I’m not sure exactly where this comes from. Perhaps because I’ve been given so much in my life—in teaching, examples to follow, health, good fortune and opportunity. I feel I have no excuse for not being, at the very least, really, really close to perfection. I don’t want to waste what I’ve been given. However, just because I know better doesn’t mean I can always do better. I’m still human, and to be human is to make mistakes. I’m still working on feeling OK with that.

The funny thing is, pretending to be perfect actually keeps me from receiving the love I want. Sharing mistakes and weaknesses—imperfections—deepens intimacy between people. And keeping up an appearance of perfection means I can’t share my weaknesses with others, and perhaps receive the help and encouragement I need. It also may keep others from sharing their imperfections with me and allowing me to help them.

Life isn’t about being perfect. It’s about growing, learning from mistakes when we make them. My faults don’t define me. They are just threads woven into the cloth of my personality. I also have many good qualities, and it’s the unique combination of faults and virtues that makes me me. I am human, and learning to be happily so. I want to be loved in spite of and because of my faults. I can’t hide them, from myself or from others. I’m taking to heart Edward G. Bulwer-Lytton’s words: “If you wish to be loved, show more of your faults than your virtues.”

What have you learned from imperfection? How do you overcome your own perfectionism?


Wednesday, April 9, 2014

The Joyful Question

“Unlike success and failure, contribution has no other side. It is not arrived at by comparison. All at once I found that the fearful question, ‘Is it enough?’ and the even more fearful question, ‘Am I loved for who I am or for what I have accomplished?’ could both be replaced by the joyful question, ‘How will I be a contributor today?’
—Rosamund Stone Zander and Benjamin Zander, The Art of Possibility 


Friday, April 4, 2014

Beauty and the Soul: The Power of Everyday Beauty to Heal

As I write this, I look out my office window at the greenness of spring in Florida—our oak trees have mostly leafed out, my crepe myrtle has the tiniest bronze leaflets clinging to its bare limbs and I know in time it will bear ruffley lavender flowers. A cardinal is visiting the bird feeder, his red feathers bright against the greens and browns of the front yard. I’m listening to acoustic guitar music on Pandora, and I have my window open to smell all that green leafiness and hear the birds’ songs more clearly. Not only do I enjoy looking and listening to the beauty around me, I find that it has a calming and uplifting effect on my mood.

While most people would not argue that beauty is nice, is it something we all need? Best-selling author Piero Ferrucci thinks it is, and explores that topic in his book Beauty and the Soul: The Extraordinary Power of Everyday Beauty to Heal Your Life.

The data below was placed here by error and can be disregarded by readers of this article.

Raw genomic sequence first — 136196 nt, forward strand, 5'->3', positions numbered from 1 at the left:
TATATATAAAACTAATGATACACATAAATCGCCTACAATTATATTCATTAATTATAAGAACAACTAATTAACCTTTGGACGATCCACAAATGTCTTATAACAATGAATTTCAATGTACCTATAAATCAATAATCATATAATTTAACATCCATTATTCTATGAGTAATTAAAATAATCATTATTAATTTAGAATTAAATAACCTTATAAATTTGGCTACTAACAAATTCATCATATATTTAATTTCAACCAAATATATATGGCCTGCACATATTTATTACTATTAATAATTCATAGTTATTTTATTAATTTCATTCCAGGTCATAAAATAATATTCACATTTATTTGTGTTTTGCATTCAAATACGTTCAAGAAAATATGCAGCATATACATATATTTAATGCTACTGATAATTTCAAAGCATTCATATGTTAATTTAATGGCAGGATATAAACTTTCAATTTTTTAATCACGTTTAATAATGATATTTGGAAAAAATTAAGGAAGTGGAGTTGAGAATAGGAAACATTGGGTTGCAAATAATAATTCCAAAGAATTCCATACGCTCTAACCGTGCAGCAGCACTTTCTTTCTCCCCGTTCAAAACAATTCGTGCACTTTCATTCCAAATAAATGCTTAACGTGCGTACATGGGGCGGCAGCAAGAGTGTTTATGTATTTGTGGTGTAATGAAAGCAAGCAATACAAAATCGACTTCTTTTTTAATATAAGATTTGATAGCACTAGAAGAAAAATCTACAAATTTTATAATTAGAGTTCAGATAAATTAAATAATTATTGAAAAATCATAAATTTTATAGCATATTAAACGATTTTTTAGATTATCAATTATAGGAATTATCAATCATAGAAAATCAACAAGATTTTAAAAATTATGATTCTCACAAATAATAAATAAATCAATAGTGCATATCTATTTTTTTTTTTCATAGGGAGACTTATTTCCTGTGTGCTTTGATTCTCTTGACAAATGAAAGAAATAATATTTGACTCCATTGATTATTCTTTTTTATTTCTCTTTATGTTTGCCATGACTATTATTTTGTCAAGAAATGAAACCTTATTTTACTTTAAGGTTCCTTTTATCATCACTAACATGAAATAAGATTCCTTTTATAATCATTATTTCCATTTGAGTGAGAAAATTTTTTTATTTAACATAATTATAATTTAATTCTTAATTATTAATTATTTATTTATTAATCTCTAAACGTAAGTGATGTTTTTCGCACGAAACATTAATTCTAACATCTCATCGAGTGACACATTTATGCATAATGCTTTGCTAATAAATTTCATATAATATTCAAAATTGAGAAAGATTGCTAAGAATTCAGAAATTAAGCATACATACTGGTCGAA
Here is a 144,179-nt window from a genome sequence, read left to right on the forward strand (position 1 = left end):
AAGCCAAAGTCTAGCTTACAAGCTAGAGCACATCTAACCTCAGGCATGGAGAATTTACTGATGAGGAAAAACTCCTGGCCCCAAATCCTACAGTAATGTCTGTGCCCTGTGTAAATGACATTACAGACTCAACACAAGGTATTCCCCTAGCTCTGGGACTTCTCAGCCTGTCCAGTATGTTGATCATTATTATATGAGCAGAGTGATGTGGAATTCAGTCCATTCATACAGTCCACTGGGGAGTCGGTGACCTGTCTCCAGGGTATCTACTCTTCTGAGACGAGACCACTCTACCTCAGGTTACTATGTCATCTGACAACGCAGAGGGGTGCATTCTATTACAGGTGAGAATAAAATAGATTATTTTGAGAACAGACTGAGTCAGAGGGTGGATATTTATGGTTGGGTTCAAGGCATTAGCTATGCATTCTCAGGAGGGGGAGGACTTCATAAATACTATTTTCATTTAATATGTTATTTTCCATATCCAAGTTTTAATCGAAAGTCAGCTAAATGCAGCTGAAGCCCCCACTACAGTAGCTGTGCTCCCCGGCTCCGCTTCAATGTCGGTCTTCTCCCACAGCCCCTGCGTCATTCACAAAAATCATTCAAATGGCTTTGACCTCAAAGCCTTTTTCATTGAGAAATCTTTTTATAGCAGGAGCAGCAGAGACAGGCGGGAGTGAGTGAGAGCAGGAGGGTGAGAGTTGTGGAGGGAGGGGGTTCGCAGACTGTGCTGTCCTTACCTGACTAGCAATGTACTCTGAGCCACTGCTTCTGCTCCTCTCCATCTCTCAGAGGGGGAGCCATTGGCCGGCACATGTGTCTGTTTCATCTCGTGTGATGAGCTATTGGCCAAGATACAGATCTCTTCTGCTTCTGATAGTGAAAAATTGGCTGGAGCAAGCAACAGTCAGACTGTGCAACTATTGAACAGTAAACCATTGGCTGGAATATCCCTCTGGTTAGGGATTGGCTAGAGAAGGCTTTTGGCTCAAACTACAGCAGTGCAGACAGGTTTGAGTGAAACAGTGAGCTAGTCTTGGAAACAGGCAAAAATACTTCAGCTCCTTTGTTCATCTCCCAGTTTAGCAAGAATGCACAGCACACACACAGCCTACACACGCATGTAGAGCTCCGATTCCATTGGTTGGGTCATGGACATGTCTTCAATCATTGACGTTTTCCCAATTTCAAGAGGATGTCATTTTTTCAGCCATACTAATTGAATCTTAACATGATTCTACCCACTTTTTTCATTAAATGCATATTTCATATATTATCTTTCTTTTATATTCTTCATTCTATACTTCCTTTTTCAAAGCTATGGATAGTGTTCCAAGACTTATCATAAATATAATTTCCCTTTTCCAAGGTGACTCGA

Ferrucci believes that beauty is an essential ingredient in a happy, healthy life. He writes, “Beauty plays a central role in our decision to be here. The more we can perceive beauty in our surroundings, and also inside us, the more we will feel at home and glad to exist. Some perceive beauty in the sound of rain and shape of clouds, in people’s faces and voices, in birdsong and the rustling of leaves. Some see it in modern design or ancient embroidered silk, in a cathedral’s stained glass or an advertising poster, in the flowering of intelligence or in altruism, in musical phrasing or the melodic rhythm of poetry, in the dynamism of a statue or the lightness of a dance. For such people the world is a place of great interest, of continuing amazement. Their relation with life is erotic: They are in love with life.”

Ferrucci also notes that contact with beauty makes us less angry and anxious, and that Swedish studies indicate that those who attended theater, movies, concerts and exhibitions have a greater chance of longevity. One explanation is that beauty stimulates the immune system.

Of course, beauty doesn’t just exist in cultural events and experiences. Beauty is everywhere—we just need to notice it. To improve our ability to seek and find beauty, Ferrucci suggests keeping a diary of what we find beautiful, slowing down and paying more attention to what is all around us (“Hurry usually obliterates all forms of beauty”), and removing the attitudes that hamper beauty (“I don’t deserve it, it’s a waste of time, there are better things to think about…”).  As he notes, “Attention is nourishing. Anything we give our interest to grows and develops. Anything we neglect or ignore atrophies. Attention is like a spotlight on a theater stage. It gives emphasis. The world is what it is, but we provide the accent. We look for beauty, give it our vital interest, create space for it. Then beauty will proliferate for us.”

Beauty lifts up the soul, lightens burdens, gives hope and inspiration—all things we so desperately need in this world. If we seek beauty in our lives, we will add to our happiness.

What do you find beautiful? How can you add beauty to your days?


Wednesday, April 2, 2014

Brilliantly Hydrated

Photo courtesy Liz West

My parents didn’t live long enough to be confronted with the notion of paying for a bottle of water. They’d be horrified. Pay for water? Who ever heard of such a thing? Well . . . Here’s a good poem by Kim Dower, who lives in Los Angeles, about what we go through to quench our thirst today. [Introduction by Ted Kooser.]

Bottled Water

I go to the corner liquor store
for a bottle of water, middle
of a hectic day, must get out
of the office, stop making decisions,
quit obsessing does my blue skirt clash
with my hot pink flats; should I get
my mother a caregiver or just put her
in a home, and I pull open the glass
refrigerator door, am confronted
by brands—Arrowhead, Glitter Geyser,
Deer Park, spring, summer, winter water,
and clearly the bosses of bottled water:
Real Water and Smart Water—how different
will they taste? If I drink Smart Water
will I raise my IQ but be less authentic?
If I choose Real Water will I no longer
deny the truth, but will I attract confused,
needy people who’ll take advantage
of my realness by dumping their problems
on me, and will I be too stupid to help them
sort through their murky dilemmas?
I take no chances, buy them both,
sparkling smart, purified real, drain both bottles,
look around to see is anyone watching?
I’m now brilliantly hydrated.

American Life in Poetry is made possible by The Poetry Foundation (, publisher of Poetry magazine. It is also supported by the Department of English at the University of Nebraska-Lincoln. Poem copyright ©2012 by Kim Dower, whose most recent book of poems is Slice of Moon, Red Hen Press, 2013. Poem reprinted from Barrow Street, Winter 2012/13, by permission of Kim Dower and the publisher. Introduction copyright © 2014 by The Poetry Foundation. The introduction's author, Ted Kooser, served as United States Poet Laureate Consultant in Poetry to the Library of Congress from 2004-2006.